A jury convicted a man Wednesday of trying to kill a former girlfriend during a bullet-fueled car chase and shooting a year ago.
Willie Amos, 40, was found guilty in Allen Superior Court of attempted murder, dealing a Schedule I drug and being a serious violent felon in possession of a handgun.
Defense attorney Anthony Churchward argued no one could prove Amos intended to kill Rosita York. Amos stopped shooting her even though he had more bullets. The only issue at hand was the intent. Churchward told jurors to put emotion aside and ask what are the objective truths.
However, two days before Amos shot York, he told her he was going to kill her. He told her her days were numbered, Deputy Prosecutor Christine Neilson told jurors during closing arguments.
On Aug. 24, 2016, Amos found York near her mother's house, chased her in his car, ramming it repeatedly and forcing her to crash into a tree. He then shot her three times as she tried to run and then kicked her in the face and stomped on her head before fleeing.
Investigators also found more than 36 grams of the drug MDMA in his SUV, along with four cellphones and another magazine.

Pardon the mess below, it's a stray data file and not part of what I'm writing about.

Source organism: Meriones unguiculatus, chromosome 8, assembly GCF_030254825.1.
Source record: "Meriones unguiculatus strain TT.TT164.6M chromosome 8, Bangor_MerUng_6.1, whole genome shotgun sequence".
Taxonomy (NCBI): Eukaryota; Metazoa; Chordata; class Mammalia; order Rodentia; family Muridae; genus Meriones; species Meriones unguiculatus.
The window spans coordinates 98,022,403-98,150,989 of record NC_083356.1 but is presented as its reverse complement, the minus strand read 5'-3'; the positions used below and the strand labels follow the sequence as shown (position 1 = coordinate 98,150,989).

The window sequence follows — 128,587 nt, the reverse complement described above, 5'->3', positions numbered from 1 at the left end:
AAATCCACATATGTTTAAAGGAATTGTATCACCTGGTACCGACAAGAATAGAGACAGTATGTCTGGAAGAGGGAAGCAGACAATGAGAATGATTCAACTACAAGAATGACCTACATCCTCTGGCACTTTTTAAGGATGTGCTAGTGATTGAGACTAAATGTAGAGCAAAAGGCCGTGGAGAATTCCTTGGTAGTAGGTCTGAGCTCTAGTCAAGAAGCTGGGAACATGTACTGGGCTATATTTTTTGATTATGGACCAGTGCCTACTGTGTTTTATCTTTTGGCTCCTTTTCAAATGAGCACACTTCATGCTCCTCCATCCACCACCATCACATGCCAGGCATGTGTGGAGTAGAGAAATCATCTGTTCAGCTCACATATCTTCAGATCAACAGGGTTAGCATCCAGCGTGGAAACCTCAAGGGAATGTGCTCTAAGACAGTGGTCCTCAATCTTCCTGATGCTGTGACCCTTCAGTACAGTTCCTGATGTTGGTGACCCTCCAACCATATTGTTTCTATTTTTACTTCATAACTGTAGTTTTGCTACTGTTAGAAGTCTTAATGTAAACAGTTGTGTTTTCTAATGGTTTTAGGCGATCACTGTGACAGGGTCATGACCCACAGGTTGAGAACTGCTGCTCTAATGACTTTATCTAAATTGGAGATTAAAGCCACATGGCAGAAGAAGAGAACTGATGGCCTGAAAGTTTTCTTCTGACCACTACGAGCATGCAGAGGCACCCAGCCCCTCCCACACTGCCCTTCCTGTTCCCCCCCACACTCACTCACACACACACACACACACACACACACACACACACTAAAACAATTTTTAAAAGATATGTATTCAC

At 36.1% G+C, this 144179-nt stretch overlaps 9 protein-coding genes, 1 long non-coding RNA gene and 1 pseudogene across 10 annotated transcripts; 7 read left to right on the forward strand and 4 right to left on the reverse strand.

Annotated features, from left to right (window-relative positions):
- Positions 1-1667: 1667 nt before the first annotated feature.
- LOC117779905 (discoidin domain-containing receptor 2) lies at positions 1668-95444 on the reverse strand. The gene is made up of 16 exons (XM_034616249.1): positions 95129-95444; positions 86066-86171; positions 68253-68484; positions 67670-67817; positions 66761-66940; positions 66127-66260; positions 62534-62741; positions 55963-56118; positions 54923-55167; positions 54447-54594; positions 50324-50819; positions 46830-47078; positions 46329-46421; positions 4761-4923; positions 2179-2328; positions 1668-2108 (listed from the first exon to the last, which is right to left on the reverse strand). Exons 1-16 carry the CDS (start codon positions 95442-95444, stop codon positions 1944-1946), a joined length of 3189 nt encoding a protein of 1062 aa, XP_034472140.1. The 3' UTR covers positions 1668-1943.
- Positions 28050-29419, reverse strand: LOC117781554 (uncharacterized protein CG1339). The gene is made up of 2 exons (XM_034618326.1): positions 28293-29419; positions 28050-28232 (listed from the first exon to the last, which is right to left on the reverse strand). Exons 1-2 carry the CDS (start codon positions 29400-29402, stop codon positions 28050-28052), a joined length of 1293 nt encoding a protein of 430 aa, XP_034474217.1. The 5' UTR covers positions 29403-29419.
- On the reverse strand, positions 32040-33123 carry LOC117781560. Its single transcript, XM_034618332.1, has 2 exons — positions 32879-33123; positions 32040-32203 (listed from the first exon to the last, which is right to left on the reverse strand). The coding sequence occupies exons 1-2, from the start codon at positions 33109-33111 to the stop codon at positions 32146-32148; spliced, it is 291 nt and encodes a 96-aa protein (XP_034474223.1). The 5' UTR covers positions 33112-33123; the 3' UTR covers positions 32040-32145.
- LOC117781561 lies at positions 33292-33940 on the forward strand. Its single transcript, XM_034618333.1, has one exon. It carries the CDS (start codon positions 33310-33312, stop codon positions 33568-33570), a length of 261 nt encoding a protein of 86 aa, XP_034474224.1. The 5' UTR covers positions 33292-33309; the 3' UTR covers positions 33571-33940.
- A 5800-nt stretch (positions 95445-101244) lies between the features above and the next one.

This is Amos' second attempted murder conviction. He was convicted in 1995 of shooting a teen nine times in the back, arm and neck and was sentenced to 45 years. He was released after about 20 years.
While the jury convicted him of attempted murder and the drug charge, Judge John Surbeck convicted him of the gun charge. The jury wasn't aware of that charge.
“Make no mistake about it,” Neilson told the jury. “Willie Amos intended to take her life that day.”
Amos doesn't dispute any of the evidence and doesn't have to make any statement of intent, Neilson said.
The only reason he didn't shoot her more times is that York played dead, Neilson said.
When police arrested him, she said, he asked, “Did she die?”
At one point during the trial, Amos became angry at a firearms expert's testimony that York was shot with hollow-point bullets. Amos claimed he had only snub-nose solid bullets.
Surbeck became angry at Amos' outburst, retired the jury and ordered a break. After the break, a sheriff's deputy testified that Amos had told him, “I'm guilty. I did some stupid (expletive).”
Deputy Prosecutor Tasha Lee repeated during closing arguments that Amos had told York, “I'm gonna kill you.” Lee said Amos shot York with “a big-ass gun with big-ass bullets on the left side of her body,” where the heart is, then kicked her in he face and stomped on her head.
“Hold him responsible,” she said.
Also at issue was whether Amos, who had MDMA in his car, was guilty of dealing drugs or whether they were for his own use.
Churchward argued that the prosecution failed to prove he owned the SUV he used to pursue York and where the drugs were found and didn't prove the drugs were his.